Spanish prepositions

in the Spanish language —like those in other languages— are a set of connecting words that serve to indicate a relationship between a content word and a following noun phrase, known as the object of the preposition. The relationship is typically spatial or temporal, but prepositions express other relationships as well. As implied by the name, Spanish "pre-positions" are positioned before their objects. Spanish does not place these function words after their objects; the language does not use postpositions.
Spanish prepositions can be classified as either "simple", consisting of a single word, or "compound", consisting of two or three words. The prepositions of Spanish form a closed class, meaning that they constitute a limited set to which new items are rarely added. Many Spanish school pupils memorize the following list: a,,,, con,, de,,,,,,,, para, por, según, sin,,, and. This list includes two archaic prepositions — so and cabe — and it excludes ' and ', two Latinisms recently adopted into the language.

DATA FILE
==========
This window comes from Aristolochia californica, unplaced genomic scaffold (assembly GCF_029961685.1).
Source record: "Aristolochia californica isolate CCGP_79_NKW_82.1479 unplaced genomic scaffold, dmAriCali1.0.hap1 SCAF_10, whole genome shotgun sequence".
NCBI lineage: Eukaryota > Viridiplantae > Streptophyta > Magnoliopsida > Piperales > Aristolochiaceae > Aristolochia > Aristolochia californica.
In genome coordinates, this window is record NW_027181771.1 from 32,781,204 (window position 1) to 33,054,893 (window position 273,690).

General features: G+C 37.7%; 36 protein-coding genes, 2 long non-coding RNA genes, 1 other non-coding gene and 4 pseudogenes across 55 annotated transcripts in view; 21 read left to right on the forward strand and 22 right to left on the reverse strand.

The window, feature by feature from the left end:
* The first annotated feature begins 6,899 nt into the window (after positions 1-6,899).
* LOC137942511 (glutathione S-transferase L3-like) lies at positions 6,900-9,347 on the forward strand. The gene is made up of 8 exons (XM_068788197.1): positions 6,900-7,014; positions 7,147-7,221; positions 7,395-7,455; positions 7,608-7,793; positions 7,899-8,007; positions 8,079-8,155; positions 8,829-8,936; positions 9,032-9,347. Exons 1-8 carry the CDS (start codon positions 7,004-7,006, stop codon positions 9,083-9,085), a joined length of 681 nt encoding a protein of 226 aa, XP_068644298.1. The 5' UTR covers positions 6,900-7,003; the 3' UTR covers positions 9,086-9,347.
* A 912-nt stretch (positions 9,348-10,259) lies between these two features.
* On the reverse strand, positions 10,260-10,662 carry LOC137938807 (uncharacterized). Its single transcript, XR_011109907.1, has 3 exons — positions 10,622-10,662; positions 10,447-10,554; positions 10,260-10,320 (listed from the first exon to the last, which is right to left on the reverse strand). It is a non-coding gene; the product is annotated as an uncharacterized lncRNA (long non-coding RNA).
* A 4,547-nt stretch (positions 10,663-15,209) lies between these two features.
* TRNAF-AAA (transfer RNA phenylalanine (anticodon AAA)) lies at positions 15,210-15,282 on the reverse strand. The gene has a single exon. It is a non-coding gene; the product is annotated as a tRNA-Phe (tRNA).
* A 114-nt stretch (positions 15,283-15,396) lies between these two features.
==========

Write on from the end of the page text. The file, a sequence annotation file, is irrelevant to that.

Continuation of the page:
Some common Spanish prepositions, simple and compound, are listed below, with their meanings.

Some frequent simple prepositions in Spanish


A is most often translated as "to" or "at"; its main uses are the following:
Prepositional contraction: al is the contraction formed with a and el, the masculine definite article, yet the contraction is waived when the article is part of a proper noun:
Con is usually translated by English "with", both in the sense of accompaniment and in the instrumental sense. Unlike other prepositions, con combines with the prepositional pronouns , ti, and in the forms conmigo, contigo, and consigo. These forms are derived historically from forms with the Latin preposition cum postposed to its object: mēcum, tēcum, etc. In an Ibero-Romance ancestor of Spanish, before the time of written records, an etymologically redundant con was prefixed to these forms. Compare the concept of inflected preposition.